This paper traces the symbolic importance of gender to the assertion of national and religious identities drawing on case study data with youth from Senegal, Pakistan, Nigeria and Lebanon. We start with a brief overview of the theoretical and methodological approach to the research. We then illustrate the gender assumptions within youth identity narratives and the ways these produce masculinist and patriarchal national imaginaries that instantiate a heteronormative hierarchy and gender polarity. Intersecting with this, we explore the ways that particular claims to Islam also legitimise and depend on the surveillance and regulation of women. We further show how gender remains a significant dimension of national othering and a site of explicit postcolonial resistance that strengthens and stabilises heteronormative gender hierarchies and associated inequalities. Nevertheless, youth’s imaginaries are of a modernising religious nation, which are articulated in contra-distinction to the secular imaginaries of former colonising nations of the West. Provoked by this opposition, we show how religion is central in the production of nation states, colonial and post-colonial, and the ways that gender is inscribed in both. We point to the gender continuities of the post-colonial and former colonising states. Both sustain the continued surveillance and regulation of women and their bodies are used to inscribe power regimes and define difference. Finally we question the adequacy of liberal understandings of gender equality for disrupting the powerful gender symbolism embedded in youth’s national and religious imaginaries as well as the material conditions that emanate from these.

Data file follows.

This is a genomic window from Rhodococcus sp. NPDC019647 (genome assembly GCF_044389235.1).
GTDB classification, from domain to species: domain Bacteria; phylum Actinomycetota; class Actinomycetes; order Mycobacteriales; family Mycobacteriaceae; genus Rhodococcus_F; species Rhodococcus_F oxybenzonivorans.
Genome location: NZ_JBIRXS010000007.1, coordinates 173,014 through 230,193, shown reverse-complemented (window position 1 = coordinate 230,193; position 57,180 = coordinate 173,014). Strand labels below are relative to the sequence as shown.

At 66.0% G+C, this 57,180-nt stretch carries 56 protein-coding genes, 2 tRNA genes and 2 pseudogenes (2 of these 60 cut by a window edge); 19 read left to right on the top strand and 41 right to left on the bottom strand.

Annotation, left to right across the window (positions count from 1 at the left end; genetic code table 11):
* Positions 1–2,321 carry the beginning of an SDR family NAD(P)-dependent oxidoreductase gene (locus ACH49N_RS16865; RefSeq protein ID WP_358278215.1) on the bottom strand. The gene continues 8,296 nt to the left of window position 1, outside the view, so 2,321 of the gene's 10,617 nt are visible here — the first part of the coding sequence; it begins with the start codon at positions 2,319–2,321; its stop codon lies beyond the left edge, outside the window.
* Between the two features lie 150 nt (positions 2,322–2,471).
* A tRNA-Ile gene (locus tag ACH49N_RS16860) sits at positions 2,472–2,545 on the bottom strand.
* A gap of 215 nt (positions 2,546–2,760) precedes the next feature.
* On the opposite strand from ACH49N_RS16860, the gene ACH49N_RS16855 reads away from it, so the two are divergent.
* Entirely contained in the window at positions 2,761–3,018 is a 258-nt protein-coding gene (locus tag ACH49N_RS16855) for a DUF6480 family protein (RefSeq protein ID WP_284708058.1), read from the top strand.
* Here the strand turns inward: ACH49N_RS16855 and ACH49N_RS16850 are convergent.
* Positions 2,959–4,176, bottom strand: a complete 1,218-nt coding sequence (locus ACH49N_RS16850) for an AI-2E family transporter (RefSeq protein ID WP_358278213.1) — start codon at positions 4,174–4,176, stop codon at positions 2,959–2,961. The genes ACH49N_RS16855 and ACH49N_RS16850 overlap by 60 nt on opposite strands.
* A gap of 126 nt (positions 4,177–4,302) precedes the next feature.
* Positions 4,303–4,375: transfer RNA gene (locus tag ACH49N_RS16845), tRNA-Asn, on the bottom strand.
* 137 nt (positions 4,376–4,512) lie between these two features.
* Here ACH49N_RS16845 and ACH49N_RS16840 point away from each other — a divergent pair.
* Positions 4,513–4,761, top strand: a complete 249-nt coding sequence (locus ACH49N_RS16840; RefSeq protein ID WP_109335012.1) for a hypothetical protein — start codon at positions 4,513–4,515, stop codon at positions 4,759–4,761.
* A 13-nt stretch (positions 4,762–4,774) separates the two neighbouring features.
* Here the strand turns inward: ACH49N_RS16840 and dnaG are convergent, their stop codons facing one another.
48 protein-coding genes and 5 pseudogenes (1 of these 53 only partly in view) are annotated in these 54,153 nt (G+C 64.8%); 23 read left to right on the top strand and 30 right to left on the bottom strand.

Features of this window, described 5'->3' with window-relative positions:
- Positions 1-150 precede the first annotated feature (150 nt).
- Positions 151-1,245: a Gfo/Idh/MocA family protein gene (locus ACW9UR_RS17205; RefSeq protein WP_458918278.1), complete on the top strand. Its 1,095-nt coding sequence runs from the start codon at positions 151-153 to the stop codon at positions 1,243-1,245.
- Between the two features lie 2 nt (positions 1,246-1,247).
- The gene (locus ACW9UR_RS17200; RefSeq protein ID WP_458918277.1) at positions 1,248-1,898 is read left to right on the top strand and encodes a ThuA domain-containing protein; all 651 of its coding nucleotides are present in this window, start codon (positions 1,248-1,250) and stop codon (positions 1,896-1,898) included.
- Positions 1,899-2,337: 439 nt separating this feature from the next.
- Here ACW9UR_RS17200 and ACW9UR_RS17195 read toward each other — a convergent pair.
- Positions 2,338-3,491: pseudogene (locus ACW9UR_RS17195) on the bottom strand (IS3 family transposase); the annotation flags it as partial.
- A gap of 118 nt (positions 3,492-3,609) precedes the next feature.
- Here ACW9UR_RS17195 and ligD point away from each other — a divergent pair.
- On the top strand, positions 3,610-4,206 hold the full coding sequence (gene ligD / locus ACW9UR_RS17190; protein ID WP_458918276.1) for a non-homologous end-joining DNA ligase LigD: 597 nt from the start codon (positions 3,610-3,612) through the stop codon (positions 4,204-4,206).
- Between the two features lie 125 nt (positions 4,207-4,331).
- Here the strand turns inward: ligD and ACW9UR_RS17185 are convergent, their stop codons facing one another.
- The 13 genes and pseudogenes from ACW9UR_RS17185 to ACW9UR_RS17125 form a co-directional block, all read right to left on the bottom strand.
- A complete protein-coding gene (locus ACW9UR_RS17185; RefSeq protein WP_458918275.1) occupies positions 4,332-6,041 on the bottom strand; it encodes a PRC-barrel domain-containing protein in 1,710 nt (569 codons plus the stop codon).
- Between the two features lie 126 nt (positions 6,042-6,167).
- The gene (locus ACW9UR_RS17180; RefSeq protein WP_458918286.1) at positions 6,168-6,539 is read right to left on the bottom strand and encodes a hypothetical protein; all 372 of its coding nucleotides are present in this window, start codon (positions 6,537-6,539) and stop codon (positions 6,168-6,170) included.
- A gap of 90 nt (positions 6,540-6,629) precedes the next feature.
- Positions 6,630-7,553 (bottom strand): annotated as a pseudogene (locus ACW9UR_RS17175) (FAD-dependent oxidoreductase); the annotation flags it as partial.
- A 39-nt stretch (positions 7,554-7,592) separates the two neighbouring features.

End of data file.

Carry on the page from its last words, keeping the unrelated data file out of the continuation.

|Number of pages||387|
|Publication status||Published - May 29 2020|
- gender symbolism
- gender regulation